Based on the photos available, at some point, Jimi installed what looks like a VMA-1 tremolo on this guitar. The interesting thing to note is that the same tremolo model was fitted on the 60s Epiphone models, so it is possible that Jimi himself fitted the tremolo on the Duo-Sonic from his old Wilshire.
The Mystery of the non-tremolo Duo-Sonic
The main mystery regarding this guitar begins with the recent auction and the photos of the guitar in its most current state. The thing is, one would expect that the guitar would have screw holes left from the tremolo that was once fitted on it, but that is certainly not that case with the guitar that appeared on the auction. You can see some of the photos of the guitar taken in 2010 over at MusicRadar – Jimi Hendrix guitar auction.
So given that the guitar that was auctioned off doesn’t appear to be refinished (which would of course cover up the holes), and that Michael Heatley [Jimi Hendrix Gear, by Michael Heatley, p.46] notes that the guitar was stolen from Jimi in March/April 1964 – the Duo-Sonic that Jimi used in early 1964 and the Duo-Sonic that was auctioned off in 2010 are very likely two different guitars.
Taking a Look at the 2010 Duo-Sonic Auction
Since the guitar that was auctioned off in 2010 quite possibly is not the one that Jimi was seen playing during his tenure with the Isley Brothers, where does that guitar fit in then? Is it just another Duo-Sonic that Jimi happened to own at that time that he was never photographed with, or is there something else at play?
The website of the auction house that was behind the sale is unfortunately offline, but we’ve been able to dig up a part of the info that was posted on the sales page. It is perhaps worth noting that reason being the website being offline is that the auction house was found guilty of fraud in 2014. [Cameo Auctioneers found guilty of fraud – BBC.com]
Jimi had at one stage fitted his Duo-Sonic with an EpiPhone (Maestro) Vibrato unit but had later taken it off. The rumor is that this guitar went missing whilst on tour in the USA but contrary to this Jimi just tired of using it and it was put away for a while and resurfaced years later in Chas Chandler’s London studio. Chas Chandler discovered and managed Jim,and later sold the guitar in 1982 for £400 to Rod Weinberg, who in 1983 reunited the Animals for a world tour.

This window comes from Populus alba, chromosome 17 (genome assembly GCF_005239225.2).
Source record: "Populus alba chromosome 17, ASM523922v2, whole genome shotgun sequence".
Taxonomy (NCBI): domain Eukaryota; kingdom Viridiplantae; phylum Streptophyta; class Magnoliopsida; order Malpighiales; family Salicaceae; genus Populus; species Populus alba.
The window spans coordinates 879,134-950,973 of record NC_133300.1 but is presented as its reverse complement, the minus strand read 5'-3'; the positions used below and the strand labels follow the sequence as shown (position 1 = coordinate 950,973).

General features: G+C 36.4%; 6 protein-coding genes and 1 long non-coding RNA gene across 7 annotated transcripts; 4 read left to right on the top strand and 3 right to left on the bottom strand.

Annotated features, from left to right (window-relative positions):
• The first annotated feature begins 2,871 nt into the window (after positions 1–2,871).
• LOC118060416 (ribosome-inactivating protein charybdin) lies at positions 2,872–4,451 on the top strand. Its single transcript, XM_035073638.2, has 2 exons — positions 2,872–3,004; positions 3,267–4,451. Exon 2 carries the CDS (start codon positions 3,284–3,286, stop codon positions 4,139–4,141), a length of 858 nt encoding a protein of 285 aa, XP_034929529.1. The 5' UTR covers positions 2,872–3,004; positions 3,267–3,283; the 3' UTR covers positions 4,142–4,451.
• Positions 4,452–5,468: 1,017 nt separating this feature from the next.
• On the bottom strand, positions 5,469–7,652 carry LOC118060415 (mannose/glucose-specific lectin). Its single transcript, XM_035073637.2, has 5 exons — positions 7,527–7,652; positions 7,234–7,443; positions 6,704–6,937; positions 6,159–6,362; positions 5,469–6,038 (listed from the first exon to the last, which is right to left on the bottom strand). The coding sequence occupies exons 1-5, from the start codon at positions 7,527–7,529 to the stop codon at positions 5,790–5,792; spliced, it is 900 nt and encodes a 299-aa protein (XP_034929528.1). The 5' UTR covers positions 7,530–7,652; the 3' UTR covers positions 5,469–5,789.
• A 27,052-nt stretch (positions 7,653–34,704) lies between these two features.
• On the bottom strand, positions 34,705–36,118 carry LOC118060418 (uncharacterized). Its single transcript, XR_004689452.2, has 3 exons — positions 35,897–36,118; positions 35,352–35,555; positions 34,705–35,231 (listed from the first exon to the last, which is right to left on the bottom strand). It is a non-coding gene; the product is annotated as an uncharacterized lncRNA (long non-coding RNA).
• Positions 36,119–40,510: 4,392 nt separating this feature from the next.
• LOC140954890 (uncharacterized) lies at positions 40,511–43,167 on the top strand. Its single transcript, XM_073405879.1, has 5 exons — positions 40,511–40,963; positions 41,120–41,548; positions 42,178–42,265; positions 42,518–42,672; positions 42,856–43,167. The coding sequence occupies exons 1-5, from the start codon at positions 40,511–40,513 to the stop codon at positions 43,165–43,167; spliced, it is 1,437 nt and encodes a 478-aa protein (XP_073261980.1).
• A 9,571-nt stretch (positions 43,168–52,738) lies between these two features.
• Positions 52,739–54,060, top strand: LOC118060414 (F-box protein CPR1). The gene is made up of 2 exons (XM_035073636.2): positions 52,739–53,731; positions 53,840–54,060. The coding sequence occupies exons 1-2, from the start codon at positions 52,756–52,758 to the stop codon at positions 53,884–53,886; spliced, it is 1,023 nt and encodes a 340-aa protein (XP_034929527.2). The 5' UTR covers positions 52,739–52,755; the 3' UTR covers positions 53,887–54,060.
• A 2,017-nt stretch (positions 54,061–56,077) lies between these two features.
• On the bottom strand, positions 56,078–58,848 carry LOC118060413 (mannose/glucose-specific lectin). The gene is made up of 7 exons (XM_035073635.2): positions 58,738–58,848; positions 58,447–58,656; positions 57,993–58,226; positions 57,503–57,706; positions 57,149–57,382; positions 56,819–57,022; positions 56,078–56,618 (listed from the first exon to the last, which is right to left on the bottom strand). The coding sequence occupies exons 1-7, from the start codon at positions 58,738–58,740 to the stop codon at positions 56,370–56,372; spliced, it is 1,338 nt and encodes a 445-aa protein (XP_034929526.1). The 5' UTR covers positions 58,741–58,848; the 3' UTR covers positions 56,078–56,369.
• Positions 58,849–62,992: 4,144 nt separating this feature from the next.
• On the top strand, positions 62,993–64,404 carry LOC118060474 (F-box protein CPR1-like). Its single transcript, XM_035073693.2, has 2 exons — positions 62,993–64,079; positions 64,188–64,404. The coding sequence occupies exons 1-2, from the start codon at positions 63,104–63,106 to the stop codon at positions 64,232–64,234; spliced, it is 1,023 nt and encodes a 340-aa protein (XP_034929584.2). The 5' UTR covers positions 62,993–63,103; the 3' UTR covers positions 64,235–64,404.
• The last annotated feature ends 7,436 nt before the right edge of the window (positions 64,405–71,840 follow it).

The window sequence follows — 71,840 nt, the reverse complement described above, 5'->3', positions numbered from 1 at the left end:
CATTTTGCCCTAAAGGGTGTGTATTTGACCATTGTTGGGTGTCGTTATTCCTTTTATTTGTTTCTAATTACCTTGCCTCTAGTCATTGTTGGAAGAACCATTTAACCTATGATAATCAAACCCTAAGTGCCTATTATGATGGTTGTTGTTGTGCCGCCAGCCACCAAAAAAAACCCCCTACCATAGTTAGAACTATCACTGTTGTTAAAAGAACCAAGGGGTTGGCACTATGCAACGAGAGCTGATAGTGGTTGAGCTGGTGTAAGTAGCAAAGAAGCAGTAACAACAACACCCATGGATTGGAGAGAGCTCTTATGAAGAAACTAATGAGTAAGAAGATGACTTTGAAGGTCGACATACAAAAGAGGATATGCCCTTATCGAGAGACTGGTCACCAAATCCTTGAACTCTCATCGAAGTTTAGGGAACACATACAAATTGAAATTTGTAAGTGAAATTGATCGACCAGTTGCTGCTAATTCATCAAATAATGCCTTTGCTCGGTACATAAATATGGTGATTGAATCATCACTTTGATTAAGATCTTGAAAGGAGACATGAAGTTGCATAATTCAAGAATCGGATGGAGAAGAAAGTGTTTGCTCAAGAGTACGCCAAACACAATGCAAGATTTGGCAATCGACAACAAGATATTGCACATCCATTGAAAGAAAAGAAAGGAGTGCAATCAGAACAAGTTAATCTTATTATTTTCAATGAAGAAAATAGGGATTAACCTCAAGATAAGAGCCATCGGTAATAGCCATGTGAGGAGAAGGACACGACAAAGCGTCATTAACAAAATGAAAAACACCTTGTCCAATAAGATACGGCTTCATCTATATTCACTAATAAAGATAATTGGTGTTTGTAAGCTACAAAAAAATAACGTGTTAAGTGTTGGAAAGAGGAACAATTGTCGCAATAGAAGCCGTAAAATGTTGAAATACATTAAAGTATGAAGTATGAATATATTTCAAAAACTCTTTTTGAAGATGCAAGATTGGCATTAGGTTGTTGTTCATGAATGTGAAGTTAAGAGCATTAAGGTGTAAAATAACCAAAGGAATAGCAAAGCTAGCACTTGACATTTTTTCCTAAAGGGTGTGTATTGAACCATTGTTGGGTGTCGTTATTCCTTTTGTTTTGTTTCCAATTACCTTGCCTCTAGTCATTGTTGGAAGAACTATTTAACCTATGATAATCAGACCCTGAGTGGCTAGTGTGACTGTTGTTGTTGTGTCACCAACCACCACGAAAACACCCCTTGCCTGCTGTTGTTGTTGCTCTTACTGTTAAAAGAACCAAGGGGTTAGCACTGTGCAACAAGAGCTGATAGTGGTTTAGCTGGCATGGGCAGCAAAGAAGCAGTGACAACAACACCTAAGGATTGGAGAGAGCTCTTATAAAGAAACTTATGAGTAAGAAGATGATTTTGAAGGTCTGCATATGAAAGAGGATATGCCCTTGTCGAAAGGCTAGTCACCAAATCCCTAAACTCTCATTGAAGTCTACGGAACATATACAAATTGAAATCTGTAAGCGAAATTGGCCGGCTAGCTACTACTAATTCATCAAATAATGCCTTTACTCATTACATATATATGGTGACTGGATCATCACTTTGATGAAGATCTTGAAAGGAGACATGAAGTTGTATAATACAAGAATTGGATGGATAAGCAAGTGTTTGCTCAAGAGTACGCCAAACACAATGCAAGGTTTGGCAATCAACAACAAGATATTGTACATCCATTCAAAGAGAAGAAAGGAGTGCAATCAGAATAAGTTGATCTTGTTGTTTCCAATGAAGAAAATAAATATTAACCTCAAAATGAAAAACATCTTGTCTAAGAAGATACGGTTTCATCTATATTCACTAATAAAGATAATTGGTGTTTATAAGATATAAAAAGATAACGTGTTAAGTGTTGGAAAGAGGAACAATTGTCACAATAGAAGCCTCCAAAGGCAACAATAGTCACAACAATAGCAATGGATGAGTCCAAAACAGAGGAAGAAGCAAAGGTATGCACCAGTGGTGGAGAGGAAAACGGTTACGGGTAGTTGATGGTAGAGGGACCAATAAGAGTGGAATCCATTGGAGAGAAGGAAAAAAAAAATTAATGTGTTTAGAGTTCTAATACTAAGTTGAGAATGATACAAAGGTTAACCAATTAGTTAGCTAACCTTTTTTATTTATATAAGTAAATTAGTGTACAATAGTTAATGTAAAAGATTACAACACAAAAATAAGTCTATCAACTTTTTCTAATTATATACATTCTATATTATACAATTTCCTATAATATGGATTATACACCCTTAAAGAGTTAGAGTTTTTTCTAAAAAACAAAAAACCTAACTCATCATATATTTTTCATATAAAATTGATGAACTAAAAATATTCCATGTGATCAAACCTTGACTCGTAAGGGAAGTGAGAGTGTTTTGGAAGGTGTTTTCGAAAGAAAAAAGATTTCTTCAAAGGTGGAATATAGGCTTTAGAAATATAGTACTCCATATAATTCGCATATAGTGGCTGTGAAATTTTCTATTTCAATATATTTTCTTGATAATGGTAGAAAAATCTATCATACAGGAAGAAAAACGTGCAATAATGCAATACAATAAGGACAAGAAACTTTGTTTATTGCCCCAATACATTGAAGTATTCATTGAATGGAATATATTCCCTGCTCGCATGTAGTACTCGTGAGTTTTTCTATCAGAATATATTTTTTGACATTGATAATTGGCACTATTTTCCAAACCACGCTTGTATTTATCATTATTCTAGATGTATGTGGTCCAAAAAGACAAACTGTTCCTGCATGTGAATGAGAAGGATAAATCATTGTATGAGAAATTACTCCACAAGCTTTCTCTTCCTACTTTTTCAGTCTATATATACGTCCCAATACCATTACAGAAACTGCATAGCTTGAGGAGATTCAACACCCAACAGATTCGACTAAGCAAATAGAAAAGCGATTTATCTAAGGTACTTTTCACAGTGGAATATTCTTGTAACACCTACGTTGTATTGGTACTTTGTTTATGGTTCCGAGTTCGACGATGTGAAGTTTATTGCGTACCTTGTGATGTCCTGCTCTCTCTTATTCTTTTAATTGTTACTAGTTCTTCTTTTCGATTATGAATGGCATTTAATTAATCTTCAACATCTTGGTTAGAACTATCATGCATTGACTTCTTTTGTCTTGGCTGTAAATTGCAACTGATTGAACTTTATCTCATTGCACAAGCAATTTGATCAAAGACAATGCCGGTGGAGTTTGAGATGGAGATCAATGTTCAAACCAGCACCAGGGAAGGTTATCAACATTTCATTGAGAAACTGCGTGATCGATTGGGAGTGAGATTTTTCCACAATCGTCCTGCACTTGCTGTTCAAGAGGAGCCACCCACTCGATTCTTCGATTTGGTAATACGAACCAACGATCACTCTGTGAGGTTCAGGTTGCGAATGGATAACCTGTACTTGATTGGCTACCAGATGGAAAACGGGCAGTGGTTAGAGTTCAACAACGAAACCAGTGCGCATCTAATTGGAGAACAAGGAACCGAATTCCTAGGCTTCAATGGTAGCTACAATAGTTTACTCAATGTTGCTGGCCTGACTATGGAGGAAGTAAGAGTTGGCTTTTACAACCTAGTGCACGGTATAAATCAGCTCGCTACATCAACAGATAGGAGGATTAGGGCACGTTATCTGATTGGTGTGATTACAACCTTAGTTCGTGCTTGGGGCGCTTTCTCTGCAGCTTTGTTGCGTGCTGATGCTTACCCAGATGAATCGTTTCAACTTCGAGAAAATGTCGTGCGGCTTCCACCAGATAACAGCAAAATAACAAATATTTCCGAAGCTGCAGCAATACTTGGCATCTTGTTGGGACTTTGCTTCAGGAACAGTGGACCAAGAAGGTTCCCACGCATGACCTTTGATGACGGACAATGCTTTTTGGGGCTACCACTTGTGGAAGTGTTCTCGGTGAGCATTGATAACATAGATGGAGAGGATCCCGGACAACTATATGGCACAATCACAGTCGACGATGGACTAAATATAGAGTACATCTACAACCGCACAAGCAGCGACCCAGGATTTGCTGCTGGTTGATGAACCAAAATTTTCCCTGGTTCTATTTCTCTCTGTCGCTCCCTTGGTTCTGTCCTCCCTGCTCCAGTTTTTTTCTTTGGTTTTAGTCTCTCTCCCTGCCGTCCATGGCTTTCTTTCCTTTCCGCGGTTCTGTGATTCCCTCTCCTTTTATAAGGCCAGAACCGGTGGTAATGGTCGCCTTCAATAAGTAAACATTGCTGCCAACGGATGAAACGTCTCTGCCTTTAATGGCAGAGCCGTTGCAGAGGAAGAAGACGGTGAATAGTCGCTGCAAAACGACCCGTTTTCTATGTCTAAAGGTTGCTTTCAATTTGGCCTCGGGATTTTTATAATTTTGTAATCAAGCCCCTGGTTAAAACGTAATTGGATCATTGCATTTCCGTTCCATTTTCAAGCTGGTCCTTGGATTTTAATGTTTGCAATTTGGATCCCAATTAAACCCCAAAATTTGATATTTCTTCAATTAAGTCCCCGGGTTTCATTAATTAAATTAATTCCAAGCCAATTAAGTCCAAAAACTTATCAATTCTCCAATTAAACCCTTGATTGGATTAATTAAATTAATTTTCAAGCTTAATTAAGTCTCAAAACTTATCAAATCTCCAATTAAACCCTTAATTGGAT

So given the recent news regarding the auction house, is it possible that there was some foul at play regarding the sale?
They do mention that the guitar was fitted with a tremolo but do not explain the absence of the holes on the guitars that they were selling (at least not in their online post). Furthermore, Chas Chandler who is named as the person from which the guitar originates from died in 1996, which makes the whole line of ownership somewhat less credible – unless of course, he signed a letter of authenticity when he first sold the guitar to Rod Weinberg.
In any case, making assumption is fine, but only as long as we remember that they are just that. Nothing stated previously is to be taken as a fact, at least not until we’re able to get a tangible proof. Given that the guitar was sold for $246,000, we assume a proper research was done prior to the sale. We also assume more details regarding the guitar’s history were available to the potential buyers, one of them perhaps explaining the absence of the screw holes.